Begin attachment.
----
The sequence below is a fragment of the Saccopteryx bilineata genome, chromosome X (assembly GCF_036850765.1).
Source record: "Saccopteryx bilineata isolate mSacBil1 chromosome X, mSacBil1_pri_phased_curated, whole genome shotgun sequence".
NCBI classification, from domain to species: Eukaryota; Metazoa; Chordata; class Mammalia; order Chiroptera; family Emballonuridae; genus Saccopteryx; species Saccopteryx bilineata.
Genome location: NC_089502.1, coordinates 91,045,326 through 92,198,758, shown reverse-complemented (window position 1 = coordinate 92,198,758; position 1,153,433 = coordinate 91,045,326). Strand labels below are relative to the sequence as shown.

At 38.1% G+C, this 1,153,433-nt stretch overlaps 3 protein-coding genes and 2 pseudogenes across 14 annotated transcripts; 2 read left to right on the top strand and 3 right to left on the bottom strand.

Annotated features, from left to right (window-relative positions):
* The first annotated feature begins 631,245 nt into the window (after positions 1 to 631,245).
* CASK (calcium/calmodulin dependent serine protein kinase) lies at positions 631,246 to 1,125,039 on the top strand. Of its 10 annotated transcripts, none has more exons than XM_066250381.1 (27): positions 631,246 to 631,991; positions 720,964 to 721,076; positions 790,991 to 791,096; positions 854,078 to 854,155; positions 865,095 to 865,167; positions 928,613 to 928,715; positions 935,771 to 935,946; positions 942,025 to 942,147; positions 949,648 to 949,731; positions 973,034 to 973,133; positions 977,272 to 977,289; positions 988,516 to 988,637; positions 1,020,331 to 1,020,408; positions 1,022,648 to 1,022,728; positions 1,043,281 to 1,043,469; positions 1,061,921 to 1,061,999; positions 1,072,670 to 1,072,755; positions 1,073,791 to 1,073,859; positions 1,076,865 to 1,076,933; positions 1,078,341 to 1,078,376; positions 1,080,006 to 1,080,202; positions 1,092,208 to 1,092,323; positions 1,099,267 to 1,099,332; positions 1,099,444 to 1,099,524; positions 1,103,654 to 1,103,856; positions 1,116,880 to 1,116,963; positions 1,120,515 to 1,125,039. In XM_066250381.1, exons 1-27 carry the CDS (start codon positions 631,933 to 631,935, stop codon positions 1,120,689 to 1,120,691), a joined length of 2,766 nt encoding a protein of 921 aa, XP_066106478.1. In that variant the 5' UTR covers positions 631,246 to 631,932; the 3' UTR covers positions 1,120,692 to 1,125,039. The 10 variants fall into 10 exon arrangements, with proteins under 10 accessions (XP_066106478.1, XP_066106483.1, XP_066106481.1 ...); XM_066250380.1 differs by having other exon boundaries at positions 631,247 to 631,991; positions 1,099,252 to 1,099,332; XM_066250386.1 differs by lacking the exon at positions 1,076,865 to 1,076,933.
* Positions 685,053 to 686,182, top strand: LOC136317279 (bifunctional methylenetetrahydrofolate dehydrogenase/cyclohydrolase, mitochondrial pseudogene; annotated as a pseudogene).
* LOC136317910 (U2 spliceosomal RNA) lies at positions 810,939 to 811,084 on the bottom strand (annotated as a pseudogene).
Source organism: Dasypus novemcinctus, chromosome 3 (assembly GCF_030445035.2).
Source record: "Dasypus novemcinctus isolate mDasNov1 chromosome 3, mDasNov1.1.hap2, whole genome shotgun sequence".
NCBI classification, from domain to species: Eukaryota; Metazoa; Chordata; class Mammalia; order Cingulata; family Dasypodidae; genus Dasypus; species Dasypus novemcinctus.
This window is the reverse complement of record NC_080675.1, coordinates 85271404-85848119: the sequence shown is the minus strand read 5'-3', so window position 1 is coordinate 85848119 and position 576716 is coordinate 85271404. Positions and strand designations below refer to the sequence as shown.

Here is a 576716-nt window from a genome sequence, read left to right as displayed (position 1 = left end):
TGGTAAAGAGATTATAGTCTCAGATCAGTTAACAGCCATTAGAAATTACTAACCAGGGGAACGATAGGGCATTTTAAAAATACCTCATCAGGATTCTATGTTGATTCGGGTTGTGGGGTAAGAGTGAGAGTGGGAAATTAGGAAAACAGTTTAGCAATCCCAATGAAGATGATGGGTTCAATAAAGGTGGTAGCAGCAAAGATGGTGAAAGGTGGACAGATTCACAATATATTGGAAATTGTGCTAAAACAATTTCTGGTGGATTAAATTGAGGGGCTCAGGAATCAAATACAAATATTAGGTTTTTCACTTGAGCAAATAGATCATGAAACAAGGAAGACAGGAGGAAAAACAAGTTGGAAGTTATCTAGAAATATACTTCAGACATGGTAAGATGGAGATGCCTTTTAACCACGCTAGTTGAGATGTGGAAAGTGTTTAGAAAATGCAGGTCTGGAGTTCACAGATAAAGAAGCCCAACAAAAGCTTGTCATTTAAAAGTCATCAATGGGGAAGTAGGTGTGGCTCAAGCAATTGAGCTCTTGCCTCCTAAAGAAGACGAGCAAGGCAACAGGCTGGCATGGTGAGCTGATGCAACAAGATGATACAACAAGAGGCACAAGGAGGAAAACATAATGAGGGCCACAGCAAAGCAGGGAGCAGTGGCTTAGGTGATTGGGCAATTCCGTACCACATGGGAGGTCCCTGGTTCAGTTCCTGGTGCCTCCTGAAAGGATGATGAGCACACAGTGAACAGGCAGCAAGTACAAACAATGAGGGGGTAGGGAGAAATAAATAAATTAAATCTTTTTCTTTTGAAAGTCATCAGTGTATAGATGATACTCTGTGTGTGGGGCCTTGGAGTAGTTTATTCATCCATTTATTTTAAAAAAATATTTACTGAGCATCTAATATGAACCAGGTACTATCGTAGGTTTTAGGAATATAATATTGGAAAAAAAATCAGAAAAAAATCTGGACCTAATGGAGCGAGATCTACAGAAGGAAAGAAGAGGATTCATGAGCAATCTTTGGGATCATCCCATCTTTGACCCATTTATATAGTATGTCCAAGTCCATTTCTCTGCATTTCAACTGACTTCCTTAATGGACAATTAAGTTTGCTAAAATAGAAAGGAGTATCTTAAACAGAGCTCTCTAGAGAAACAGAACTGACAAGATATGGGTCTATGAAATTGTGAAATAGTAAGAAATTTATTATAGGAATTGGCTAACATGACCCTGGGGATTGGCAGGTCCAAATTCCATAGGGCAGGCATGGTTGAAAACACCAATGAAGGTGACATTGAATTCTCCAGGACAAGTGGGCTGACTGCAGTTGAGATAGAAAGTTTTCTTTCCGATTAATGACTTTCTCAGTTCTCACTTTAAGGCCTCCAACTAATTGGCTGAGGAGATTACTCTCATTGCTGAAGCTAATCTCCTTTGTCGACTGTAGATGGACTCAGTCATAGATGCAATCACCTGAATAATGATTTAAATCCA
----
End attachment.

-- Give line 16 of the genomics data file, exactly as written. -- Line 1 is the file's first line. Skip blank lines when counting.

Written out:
TGGTAAAGAGATTATAGTCTCAGATCAGTTAACAGCCATTAGAAATTACTAACCAGGGGAACGATAGGGCATTTTAAAAATACCTCATCAGGATTCTATGTTGATTCGGGTTGTGGGGTAAGAGTGAGAGTGGGAAATTAGGAAAACAGTTTAGCAATCCCAATGAAGATGATGGGTTCAATAAAGGTGGTAGCAGCAAAGATGGTGAAAGGTGGACAGATTCACAATATATTGGAAATTGTGCTAAAACAATTTCTGGTGGATTAAATTGAGGGGCTCAGGAATCAAATACAAATATTAGGTTTTTCACTTGAGCAAATAGATCATGAAACAAGGAAGACAGGAGGAAAAACAAGTTGGAAGTTATCTAGAAATATACTTCAGACATGGTAAGATGGAGATGCCTTTTAACCACGCTAGTTGAGATGTGGAAAGTGTTTAGAAAATGCAGGTCTGGAGTTCACAGATAAAGAAGCCCAACAAAAGCTTGTCATTTAAAAGTCATCAATGGGGAAGTAGGTGTGGCTCAAGCAATTGAGCTCTTGCCTCCTAAAGAAGACGAGCAAGGCAACAGGCTGGCATGGTGAGCTGATGCAACAAGATGATACAACAAGAGGCACAAGGAGGAAAACATAATGAGGGCCACAGCAAAGCAGGGAGCAGTGGCTTAGGTGATTGGGCAATTCCGTACCACATGGGAGGTCCCTGGTTCAGTTCCTGGTGCCTCCTGAAAGGATGATGAGCACACAGTGAACAGGCAGCAAGTACAAACAATGAGGGGGTAGGGAGAAATAAATAAATTAAATCTTTTTCTTTTGAAAGTCATCAGTGTATAGATGATACTCTGTGTGTGGGGCCTTGGAGTAGTTTATTCATCCATTTATTTTAAAAAAATATTTACTGAGCATCTAATATGAACCAGGTACTATCGTAGGTTTTAGGAATATAATATTGGAAAAAAAATCAGAAAAAAATCTGGACCTAATGGAGCGAGATCTACAGAAGGAAAGAAGAGGATTCATGAGCAATCTTTGGGATCATCCCATCTTTGACCCATTTATATAGTATGTCCAAGTCCATTTCTCTGCATTTCAACTGACTTCCTTAATGGACAATTAAGTTTGCTAAAATAGAAAGGAGTATCTTAAACAGAGCTCTCTAGAGAAACAGAACTGACAAGATATGGGTCTATGAAATTGTGAAATAGTAAGAAATTTATTATAGGAATTGGCTAACATGACCCTGGGGATTGGCAGGTCCAAATTCCATAGGGCAGGCATGGTTGAAAACACCAATGAAGGTGACATTGAATTCTCCAGGACAAGTGGGCTGACTGCAGTTGAGATAGAAAGTTTTCTTTCCGATTAATGACTTTCTCAGTTCTCACTTTAAGGCCTCCAACTAATTGGCTGAGGAGATTACTCTCATTGCTGAAGCTAATCTCCTTTGTCGACTGTAGATGGACTCAGTCATAGATGCAATCACCTGAATAATGATTTAAATCCA